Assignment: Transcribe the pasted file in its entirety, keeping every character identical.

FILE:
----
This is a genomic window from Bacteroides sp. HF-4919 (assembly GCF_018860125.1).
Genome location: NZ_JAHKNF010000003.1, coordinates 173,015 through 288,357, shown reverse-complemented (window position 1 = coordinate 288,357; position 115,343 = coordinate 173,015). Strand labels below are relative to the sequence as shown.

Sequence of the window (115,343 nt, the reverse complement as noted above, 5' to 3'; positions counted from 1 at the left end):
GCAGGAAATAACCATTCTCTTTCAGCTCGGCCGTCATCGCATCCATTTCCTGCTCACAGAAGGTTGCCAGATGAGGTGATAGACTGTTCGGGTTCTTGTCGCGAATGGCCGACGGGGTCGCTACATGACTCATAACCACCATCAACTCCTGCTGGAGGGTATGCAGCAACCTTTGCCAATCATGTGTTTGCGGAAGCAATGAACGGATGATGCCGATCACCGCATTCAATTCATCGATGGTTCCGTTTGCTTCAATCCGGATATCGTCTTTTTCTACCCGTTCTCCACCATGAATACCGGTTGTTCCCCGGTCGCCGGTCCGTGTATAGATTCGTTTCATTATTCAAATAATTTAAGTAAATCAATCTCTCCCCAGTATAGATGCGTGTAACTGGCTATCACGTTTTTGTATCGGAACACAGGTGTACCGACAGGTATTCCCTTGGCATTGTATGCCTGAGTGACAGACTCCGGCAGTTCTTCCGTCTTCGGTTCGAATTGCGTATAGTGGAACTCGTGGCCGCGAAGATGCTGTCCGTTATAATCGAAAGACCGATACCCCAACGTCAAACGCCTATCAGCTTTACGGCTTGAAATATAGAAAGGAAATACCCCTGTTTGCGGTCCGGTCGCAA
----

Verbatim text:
This is a genomic window from Bacteroides sp. HF-4919 (assembly GCF_018860125.1).
Genome location: NZ_JAHKNF010000003.1, coordinates 173,015 through 288,357, shown reverse-complemented (window position 1 = coordinate 288,357; position 115,343 = coordinate 173,015). Strand labels below are relative to the sequence as shown.

Sequence of the window (115,343 nt, the reverse complement as noted above, 5' to 3'; positions counted from 1 at the left end):
GCAGGAAATAACCATTCTCTTTCAGCTCGGCCGTCATCGCATCCATTTCCTGCTCACAGAAGGTTGCCAGATGAGGTGATAGACTGTTCGGGTTCTTGTCGCGAATGGCCGACGGGGTCGCTACATGACTCATAACCACCATCAACTCCTGCTGGAGGGTATGCAGCAACCTTTGCCAATCATGTGTTTGCGGAAGCAATGAACGGATGATGCCGATCACCGCATTCAATTCATCGATGGTTCCGTTTGCTTCAATCCGGATATCGTCTTTTTCTACCCGTTCTCCACCATGAATACCGGTTGTTCCCCGGTCGCCGGTCCGTGTATAGATTCGTTTCATTATTCAAATAATTTAAGTAAATCAATCTCTCCCCAGTATAGATGCGTGTAACTGGCTATCACGTTTTTGTATCGGAACACAGGTGTACCGACAGGTATTCCCTTGGCATTGTATGCCTGAGTGACAGACTCCGGCAGTTCTTCCGTCTTCGGTTCGAATTGCGTATAGTGGAACTCGTGGCCGCGAAGATGCTGTCCGTTATAATCGAAAGACCGATACCCCAACGTCAAACGCCTATCAGCTTTACGGCTTGAAATATAGAAAGGAAATACCCCTGTTTGCGGTCCGGTCGCAA